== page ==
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The Brothers Karamazov
By Fyodor Dostoevsky
Translated by Andrew R. MacAndrew
First Published in November 1880

I started to read The Brothers Karamazov by Fyodor Dostoevsky for Belleza’s April Read-Along.  I thought it would be a heavy read so I bought Alice Adventures in Wonderland by Lewis Caroll to counter whatever effect it may cause me.

The Brothers Karamazov is written as an account of the Karamazov tragedy by a person who resides in the town where the Karamazovs live.  The Karamazovs are the principal characters of the novel.  Fyodor Pavlovich Karamazov is the patriarch of the Karamazov family.  He is described as a brute and a buffoon and takes pleasure in doing what others expected of him to do.  Dmitry or Mitya, the sensualist, is the eldest of three brothers and the only son of Karamazov by his first wife.  Ivan or Vanya, the intelligent, is the elder son and Alexie or Alyosha, the mystic, is the youngest son, of Karamazov by his second wife.  The older Karamazov does not care for his sons so much so that when their mothers died, they were taken by their  mothers’ relatives to be taken cared of.  Smerdyakov,  the older Karamazov’s cook, is rumored as the latter’s illegitimate son by “reeking Lizaveta”.  The Karamazov’s both strength and weakness is their passionate nature.  It is the strength of Alyosha and the weakness of his brothers as well as their father.  Dmitry and the old man are not in good terms because of money and love.  They are rivals of young and beautiful but cunning Grushenka’s affections.  The Karamazov tragedy mentioned is the murder of old Karamazov and the trial and eventually the conviction of Dmitry as the murderer.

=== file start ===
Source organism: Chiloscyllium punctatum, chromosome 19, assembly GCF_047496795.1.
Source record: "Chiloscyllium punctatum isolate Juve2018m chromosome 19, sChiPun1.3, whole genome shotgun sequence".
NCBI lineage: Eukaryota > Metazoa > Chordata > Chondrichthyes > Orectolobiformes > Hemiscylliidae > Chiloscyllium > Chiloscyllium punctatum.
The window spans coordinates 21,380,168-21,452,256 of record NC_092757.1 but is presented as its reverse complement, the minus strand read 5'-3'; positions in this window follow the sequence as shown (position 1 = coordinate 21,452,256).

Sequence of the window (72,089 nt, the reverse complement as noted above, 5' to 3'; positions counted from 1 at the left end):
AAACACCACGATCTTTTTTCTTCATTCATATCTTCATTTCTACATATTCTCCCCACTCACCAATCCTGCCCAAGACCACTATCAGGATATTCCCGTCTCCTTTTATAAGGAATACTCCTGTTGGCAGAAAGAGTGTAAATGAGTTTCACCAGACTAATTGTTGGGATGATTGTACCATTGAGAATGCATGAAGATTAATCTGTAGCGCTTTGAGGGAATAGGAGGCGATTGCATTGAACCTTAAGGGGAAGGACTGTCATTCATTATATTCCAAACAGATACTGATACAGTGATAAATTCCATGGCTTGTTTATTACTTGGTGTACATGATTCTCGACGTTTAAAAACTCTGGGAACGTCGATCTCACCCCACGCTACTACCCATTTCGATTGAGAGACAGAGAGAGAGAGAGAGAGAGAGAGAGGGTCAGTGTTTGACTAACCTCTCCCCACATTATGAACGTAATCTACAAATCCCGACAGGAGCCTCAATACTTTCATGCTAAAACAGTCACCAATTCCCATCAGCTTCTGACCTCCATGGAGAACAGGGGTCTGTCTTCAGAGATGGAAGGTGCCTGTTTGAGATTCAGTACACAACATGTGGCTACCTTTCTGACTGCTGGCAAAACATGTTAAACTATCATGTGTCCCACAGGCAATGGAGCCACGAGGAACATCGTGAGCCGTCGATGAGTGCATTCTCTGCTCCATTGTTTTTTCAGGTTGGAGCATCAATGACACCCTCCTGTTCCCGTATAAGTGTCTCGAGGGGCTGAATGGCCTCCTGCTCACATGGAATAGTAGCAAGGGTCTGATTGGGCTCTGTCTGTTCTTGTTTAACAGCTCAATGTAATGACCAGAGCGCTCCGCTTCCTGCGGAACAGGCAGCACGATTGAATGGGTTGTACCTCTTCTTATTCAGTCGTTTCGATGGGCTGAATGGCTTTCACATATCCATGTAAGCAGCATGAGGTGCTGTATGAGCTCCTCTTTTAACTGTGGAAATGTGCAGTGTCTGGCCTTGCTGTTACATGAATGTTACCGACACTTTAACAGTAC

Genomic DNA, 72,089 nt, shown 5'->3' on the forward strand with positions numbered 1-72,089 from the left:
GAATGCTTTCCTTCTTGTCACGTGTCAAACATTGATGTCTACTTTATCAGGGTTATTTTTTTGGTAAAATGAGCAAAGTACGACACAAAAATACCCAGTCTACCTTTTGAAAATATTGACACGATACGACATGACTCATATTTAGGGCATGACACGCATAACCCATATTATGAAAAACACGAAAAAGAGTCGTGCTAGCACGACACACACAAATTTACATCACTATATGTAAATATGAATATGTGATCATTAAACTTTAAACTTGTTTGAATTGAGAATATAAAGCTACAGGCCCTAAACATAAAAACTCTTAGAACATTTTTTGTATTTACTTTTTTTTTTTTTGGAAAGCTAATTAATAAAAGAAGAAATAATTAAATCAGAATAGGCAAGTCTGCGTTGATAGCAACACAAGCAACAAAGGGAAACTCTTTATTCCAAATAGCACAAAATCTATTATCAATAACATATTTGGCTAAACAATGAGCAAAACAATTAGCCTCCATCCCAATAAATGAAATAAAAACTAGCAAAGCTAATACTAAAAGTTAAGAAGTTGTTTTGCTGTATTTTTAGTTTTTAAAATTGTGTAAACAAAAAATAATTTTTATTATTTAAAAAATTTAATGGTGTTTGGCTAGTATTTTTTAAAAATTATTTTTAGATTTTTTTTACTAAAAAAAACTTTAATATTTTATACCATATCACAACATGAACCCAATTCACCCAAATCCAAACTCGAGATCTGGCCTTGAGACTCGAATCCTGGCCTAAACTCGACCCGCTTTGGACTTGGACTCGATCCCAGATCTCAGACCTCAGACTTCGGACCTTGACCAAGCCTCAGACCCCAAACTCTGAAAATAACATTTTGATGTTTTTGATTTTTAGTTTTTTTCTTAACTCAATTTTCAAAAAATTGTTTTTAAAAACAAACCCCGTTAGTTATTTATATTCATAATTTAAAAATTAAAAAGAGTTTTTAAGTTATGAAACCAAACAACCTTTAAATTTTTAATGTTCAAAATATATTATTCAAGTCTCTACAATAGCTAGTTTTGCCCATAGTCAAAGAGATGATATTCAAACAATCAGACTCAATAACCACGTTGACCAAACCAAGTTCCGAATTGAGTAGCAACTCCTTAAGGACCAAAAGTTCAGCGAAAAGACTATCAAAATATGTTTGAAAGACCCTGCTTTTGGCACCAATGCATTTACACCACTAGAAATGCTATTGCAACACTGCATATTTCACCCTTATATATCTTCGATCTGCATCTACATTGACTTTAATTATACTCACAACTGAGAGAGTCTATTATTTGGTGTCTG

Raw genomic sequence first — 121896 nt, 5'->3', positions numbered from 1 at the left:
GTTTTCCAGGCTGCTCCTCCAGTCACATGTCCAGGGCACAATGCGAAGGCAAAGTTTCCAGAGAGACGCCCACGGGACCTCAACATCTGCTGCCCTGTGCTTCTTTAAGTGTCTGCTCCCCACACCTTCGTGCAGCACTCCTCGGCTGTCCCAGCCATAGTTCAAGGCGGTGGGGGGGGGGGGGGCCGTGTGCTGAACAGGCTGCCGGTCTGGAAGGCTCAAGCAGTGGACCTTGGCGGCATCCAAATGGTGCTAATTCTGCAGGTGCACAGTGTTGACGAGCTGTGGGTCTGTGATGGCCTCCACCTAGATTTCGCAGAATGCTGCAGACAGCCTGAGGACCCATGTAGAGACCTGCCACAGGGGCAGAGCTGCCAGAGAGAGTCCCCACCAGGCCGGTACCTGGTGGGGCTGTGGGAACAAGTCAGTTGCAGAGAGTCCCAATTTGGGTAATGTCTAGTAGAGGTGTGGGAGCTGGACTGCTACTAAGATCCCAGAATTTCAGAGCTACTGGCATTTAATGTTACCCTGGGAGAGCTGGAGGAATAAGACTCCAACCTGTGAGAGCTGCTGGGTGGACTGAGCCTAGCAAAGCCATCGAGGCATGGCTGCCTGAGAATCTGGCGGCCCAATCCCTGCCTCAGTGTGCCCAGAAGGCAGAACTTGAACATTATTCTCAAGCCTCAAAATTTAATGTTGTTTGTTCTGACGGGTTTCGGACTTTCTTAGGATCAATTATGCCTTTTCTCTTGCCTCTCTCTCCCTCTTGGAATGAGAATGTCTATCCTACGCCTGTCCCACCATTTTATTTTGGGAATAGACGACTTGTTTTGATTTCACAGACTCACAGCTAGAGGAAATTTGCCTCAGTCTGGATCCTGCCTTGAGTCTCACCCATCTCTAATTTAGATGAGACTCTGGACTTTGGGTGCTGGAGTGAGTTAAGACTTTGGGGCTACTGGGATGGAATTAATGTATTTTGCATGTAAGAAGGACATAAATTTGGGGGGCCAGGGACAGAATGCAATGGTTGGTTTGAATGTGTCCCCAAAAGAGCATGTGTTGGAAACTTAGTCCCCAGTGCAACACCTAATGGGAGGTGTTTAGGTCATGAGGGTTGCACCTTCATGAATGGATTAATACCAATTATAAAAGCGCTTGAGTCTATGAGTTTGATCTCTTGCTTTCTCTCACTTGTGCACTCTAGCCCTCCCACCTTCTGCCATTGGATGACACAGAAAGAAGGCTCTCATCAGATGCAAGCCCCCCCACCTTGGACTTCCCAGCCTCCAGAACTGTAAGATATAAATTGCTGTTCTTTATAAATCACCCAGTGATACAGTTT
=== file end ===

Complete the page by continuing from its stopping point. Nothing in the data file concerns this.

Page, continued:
The book as a whole delves into the existence of God and the purpose of man’s living.  Alyosha, whose angelic face and gentle nature, is a firm believer of God.  He believes that God is the center and goal of one’s life.  On the contrary, Ivan is an atheist.  He implied that since God did not exist, “everything is permitted”.  However, Dostoevsky affirms God’s existence through Elder Zosima’s last speech, a monk at a nearby monastery where Alyosha is a novice.

I consider the book as a novel of spirituality, philosophy, psychology, justice and love.  One thing is true, that the human character is constant.  Dostoevsky portraited characters whose behaviors are still true today.  Whatever the shape and look of the world, man (and woman) would behave consistently.  But through the ages, man’s ideas have evolve as humanely as possible.  It is also shown that one’s actions, however, small they may be, may have greater repercussions.  Dmitry’s drunken brawl has taken a toll on the young Ilyusha when he witness his father beaten and insulted by Dmitry.

And indeed it was a heavy novel!  I think Dostoevsky has succeeded in bringing out different emotions in me throughout the novel – happiness, sadness, bitterness, anger, loathing, adoration, pity, love, fear, loyalty, irritation, frustration, apprehension, and amazement among others.  I even cried during Ilyusha’s funeral and Alyosha’s speech.  I supposed one could never helped it.

* The Brothers Karamazov is considered, if not the greatest, the best work of Dostoevsky.  It is considered as his chef d’œuvre.

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